Primary cardiac neoplasms are extremely rare, with an incidence of 0.0001%.3 Because of the nonspecific clinical signs and symptoms associated with the disease, diagnosis can be challenging; often, preliminary detection first occurs through imaging techniques such as X-Ray or CT scan.

According to a review of the literature of PCSS, patients presenting with cardiac synovial sarcomas have a mean age of 32.5 years with a range of 13 to 66 years old. It is more common in males than in females, with a ratio of 3.5:1, and it has previously demonstrated a predisposition for young adults and adolescents. Also, the right side of the heart is more commonly affected, with a ratio of 2:1.

PCSS can also be associated with significant pericardial effusions and signs of congestive heart failure. Obstruction of blood flow within the heart and infiltration of the myocardium is often the cause of death in these patients. Because of the high fatality rate of these malignancies, rapid detection and early resection of PCSS, before invasion of the heart or metastasis can occur, offer the best chance of extending life expectancy. However, due to the rapid infiltration and aggression of the malignancy it is often detected when it has already advanced into the myocardium, complicating complete resection. When compared to left sided PCSS, right sided PCSS appear more infiltrative and are more likely to metastasize. This suggests that neoadjuvant chemotherapy may be of some benefit to help shrink the tumor before complete resection. Cases of right-sided PCSS that were treated with neoadjuvant chemotherapy along with surgical resection reported a median survival time of 27 months.8 Unfortunately, complete resection is often not achievable because of tumor inaccessibility and the risk of affecting other cardiac structures. However, even in cases of partial tumor resection, surgical intervention has proven to increase prognostic survival time and has shown some benefit in regard to tumor control.8,9 Patients who underwent surgical intervention showed a median survival time of 14 months compared to 9-12 months for medical therapy alone.8,9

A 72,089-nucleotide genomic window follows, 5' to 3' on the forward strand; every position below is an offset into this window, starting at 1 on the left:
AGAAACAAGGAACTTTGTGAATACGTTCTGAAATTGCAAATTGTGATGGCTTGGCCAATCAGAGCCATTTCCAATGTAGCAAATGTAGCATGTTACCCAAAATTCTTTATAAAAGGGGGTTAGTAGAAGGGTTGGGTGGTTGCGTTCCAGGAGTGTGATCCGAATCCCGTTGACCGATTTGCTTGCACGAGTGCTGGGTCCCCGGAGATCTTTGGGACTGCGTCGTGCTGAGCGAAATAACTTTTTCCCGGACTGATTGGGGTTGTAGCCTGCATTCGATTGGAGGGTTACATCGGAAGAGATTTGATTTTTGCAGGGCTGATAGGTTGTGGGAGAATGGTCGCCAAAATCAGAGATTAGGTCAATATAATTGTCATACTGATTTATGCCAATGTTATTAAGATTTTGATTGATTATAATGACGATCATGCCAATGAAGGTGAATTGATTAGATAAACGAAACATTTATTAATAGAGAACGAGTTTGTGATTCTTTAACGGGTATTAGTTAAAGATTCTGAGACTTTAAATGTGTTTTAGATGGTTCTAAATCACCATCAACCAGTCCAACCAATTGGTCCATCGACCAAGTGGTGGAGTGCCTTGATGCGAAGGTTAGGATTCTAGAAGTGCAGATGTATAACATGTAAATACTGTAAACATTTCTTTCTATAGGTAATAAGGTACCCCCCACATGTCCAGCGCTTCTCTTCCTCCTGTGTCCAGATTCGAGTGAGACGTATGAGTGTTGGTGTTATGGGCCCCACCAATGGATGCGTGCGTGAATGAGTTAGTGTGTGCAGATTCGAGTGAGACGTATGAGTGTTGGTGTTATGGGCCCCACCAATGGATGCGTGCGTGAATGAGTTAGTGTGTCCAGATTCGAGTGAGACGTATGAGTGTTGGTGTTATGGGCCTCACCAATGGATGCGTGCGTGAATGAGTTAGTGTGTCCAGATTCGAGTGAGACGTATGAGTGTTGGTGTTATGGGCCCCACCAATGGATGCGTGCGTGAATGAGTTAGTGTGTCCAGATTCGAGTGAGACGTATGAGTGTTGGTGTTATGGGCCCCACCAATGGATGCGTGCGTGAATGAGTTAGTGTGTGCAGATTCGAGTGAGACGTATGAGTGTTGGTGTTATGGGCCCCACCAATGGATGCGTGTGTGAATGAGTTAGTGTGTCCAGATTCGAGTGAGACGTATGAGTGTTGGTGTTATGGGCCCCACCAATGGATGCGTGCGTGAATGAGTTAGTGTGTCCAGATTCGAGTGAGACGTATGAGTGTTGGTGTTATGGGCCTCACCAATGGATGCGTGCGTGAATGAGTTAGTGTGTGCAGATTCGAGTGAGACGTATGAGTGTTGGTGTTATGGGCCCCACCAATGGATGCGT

Because of the rapidly progressive course of PCSS and the risk of metastases in primarily right-sided cardiac tumors, early detection is paramount in accelerating diagnosis and initiating the treatment process. Previous literature has shown that echocardiography is the primary method of evaluating the tumors, with a 97% sensitivity. Specifically, a TTE can assess location, shape, size, degree of adherence, and mobility of the tumor,6 whereas TEE provides information about the specific insertion point of the tumor. In addition to echocardiography, CT should be used to gain a better understanding of the complexity of the mass and to check for metastasis.6 In the case described here, TTE has been shown to be a relatively quick and effective way to evaluate for a cardiac mass with an associated pericardial effusion.

Conclusion
Diagnosing a primary cardiac synovial sarcoma can prove challenging because of the nonspecific nature of the symptoms and rarity of the disease. Furthermore, the risk of complications associated with the disease and the high mortality rate make early detection and intervention essential. By utilizing bedside echocardiography in the ED, we can expedite workup, help guide treatment options, and most importantly, identify life-threatening emergencies that would benefit from immediate intervention.

References

  1. Varma T, Adegboyega P. Primary cardiac synovial sarcoma. Arch Pathol Lab Med. 2012;136(4):454-458.
  2. Leja MJ, Shah DJ, Reardon MJ. Primary cardiac tumors. Tex Heart Inst J. 2011;38(3):261-262.
  3. Miller DV, Deb A, Edwards WD, Zehr KJ, Oliveira AM. Primary synovial sarcoma of the mitral valve. Cardiovasc Pathol. 2005;14(6):331-333.
  4. Talukder M, Joyce L, Marks R, Kaplan K. Primary cardiac synovial sarcoma. Interact Cardiovasc Thorac Surg. 2010;11(4):490-492.
  5. Riles E, Gupta S, Wang DD, Tobin K. Primary cardiac angiosarcoma: A diagnostic challenge in a young man with recurrent pericardial effusions. Exp Clin Cardiol. 2012;17:39-42.
  6. Butany J, Yu W. Cardiac angiosarcoma: two cases and a review of the literature. Can J Cardiol. 2000;16(2):197-205.
  7. Varma T, Adegboyega P. Primary cardiac synovial sarcoma. Arch Pathol Lab Med. 2012;136(4):454-458.
  8. Blackmon SH, Reardon MJ. Surgical treatment of primary cardiac sarcomas. Tex Heart Inst J. 2009;36(5):451-452.
  9. Antonuzzo L, Rotella V, Mazzoni F, et al. Primary cardiac angiosarcoma: a fatal disease. Case Rep Med. 2009:591512.